In the world of digital marketing, you set your brand apart from your competitors through content marketing. It’s one of the best ways to connect and build a relationship with your audience, as well as establish your authority in the industry.  World-renowned marketer Seth Godin even said that “content marketing is the only marketing left.”

However, if your content isn’t well-optimized for conversions, you’re bound to miss out on a lot of opportunities. You’ve spent too much time crafting valuable content for your audience, so you should exert the same amount of effort in optimizing content and building high-converting blog pages for more leads, which means more returns. 

But is it enough to have good quality and valuable content in your blog?

Let me remind you of the definition of content marketing:

definition of content marketing

How do you know if your blog is doing well?

The common notion of some bloggers and businesses is that your number of visitors is the best metric to measure the effectiveness of content marketing. Sure, it’s one good indicator that a piece of content is good, but having massive pageviews DOES NOT equate to more sales.

Visits are a “vanity metric“. They do not necessarily correlate with the important numbers like engagement and profits. Statistics show that 62% of marketers said the number of leads they get serves as a sign that their content is working.  If you’re running a blog for your business and you’re only focusing on investing in blog posts that drive a ton of traffic instead of blog posts that bring you customers, you might just be wasting your time and money.

For B2B organizations, the ultimate success metrics usually relate to an increased number of leads or direct sales. It’s normal for visitors to turn into potential customers because they read compelling article. Around 85% of marketers say lead generation is their most important goal. Your content may rank well, but that doesn’t mean it brings the right traffic and right leads.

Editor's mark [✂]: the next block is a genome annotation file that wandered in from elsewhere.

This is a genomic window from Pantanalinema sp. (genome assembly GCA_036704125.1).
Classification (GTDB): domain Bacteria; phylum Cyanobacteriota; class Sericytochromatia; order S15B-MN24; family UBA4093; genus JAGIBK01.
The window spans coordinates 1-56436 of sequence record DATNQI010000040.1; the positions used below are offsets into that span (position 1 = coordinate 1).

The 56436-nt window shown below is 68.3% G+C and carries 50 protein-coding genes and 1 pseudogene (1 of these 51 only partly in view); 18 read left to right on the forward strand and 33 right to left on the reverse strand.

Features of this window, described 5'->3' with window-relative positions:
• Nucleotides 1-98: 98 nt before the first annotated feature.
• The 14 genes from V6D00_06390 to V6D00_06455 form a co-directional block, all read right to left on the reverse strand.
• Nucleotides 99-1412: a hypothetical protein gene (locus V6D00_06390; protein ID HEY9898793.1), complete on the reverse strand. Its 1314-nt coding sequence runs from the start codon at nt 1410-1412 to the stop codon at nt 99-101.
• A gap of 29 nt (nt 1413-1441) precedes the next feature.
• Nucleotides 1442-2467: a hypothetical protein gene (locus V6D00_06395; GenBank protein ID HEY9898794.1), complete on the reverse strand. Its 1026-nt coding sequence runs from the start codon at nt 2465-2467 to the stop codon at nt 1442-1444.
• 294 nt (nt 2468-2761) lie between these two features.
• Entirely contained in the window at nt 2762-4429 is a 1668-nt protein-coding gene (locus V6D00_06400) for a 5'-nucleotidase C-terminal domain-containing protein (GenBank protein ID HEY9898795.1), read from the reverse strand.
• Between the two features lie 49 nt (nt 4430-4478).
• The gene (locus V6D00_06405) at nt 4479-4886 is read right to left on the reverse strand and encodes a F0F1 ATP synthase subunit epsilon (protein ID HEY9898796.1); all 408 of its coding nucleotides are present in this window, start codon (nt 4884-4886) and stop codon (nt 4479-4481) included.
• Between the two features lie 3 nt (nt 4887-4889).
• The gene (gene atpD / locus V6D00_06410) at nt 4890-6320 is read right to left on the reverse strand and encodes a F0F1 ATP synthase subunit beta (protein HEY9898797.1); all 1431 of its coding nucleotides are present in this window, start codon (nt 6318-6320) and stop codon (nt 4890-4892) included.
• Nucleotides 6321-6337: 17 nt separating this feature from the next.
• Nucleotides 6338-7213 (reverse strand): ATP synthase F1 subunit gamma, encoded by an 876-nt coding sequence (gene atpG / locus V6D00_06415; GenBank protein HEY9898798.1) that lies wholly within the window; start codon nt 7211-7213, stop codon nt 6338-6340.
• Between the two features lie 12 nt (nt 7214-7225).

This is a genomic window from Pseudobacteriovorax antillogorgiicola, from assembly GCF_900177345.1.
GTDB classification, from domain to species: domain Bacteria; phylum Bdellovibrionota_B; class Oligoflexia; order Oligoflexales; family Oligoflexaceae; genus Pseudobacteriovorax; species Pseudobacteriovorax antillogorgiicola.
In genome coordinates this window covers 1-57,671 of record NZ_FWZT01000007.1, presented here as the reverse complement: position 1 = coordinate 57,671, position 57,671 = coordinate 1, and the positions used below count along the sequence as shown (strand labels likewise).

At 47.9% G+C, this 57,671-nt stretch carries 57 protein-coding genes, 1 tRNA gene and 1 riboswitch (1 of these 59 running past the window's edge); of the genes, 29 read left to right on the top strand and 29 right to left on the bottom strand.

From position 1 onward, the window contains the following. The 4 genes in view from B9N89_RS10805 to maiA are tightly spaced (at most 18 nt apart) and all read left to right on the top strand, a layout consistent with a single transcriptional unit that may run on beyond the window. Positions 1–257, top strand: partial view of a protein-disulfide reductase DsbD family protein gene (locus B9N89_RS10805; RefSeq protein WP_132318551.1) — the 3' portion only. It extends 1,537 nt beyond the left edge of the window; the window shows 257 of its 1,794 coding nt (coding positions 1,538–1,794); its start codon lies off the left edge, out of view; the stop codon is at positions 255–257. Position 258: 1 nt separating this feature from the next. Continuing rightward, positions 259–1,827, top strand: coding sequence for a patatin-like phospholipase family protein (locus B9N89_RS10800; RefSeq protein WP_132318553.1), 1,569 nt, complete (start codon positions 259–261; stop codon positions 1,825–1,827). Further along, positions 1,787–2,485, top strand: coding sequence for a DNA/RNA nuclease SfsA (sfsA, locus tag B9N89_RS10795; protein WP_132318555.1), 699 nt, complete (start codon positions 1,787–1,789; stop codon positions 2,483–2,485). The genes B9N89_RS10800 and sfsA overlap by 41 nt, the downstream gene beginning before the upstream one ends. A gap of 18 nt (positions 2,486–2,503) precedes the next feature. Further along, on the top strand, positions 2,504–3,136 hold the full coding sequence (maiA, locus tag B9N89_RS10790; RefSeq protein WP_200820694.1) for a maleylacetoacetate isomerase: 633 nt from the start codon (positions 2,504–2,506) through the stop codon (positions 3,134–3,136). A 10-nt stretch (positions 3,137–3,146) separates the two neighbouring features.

Here are some metrics to look into to measure how your content performs for lead generation: 

  • Click-throughs – Calculating click-through-rates (CTRs) can help you understand how your blog articles and which types of content are generating and converting leads. 
  • Conversions – This rate shows which pieces of your content are the most effective in turning qualified leads into clients. Roughly 47% of marketers consider the conversion rate as a key content success metric. 
  • Average close rate – This refers to the rate at which your leads turn into revenue. You can calculate this by dividing the total number of sales closed by the total number of leads generated.

If you’re running a personal blog,

Are you satisfied with getting traffic? Sure, you might be blogging just for fun, but it won’t hurt if your blog could also bring in additional income, right? Some personal bloggers monetize their blogs through banner ads and sponsored posts. Meanwhile, some bloggers manage to become influencers in their niche and offer workshops, consultations, and even set up online shops.

You should be treating your blog like a business. “If you treat your business like a hobby, it will cost you like one. If you treat it like a business, it can pay you like one.”

Are your readers engaged?

Whether you’re running a business or a personal blog, don’t obsess about the number of visits. Focus more on how you can improve your engagement. Are your visitors commenting, reading your other posts, clicking on other pages, curious about who you are and what you have to offer?

engagement is the best metric for content marketing success

Turn readers into customers with blog design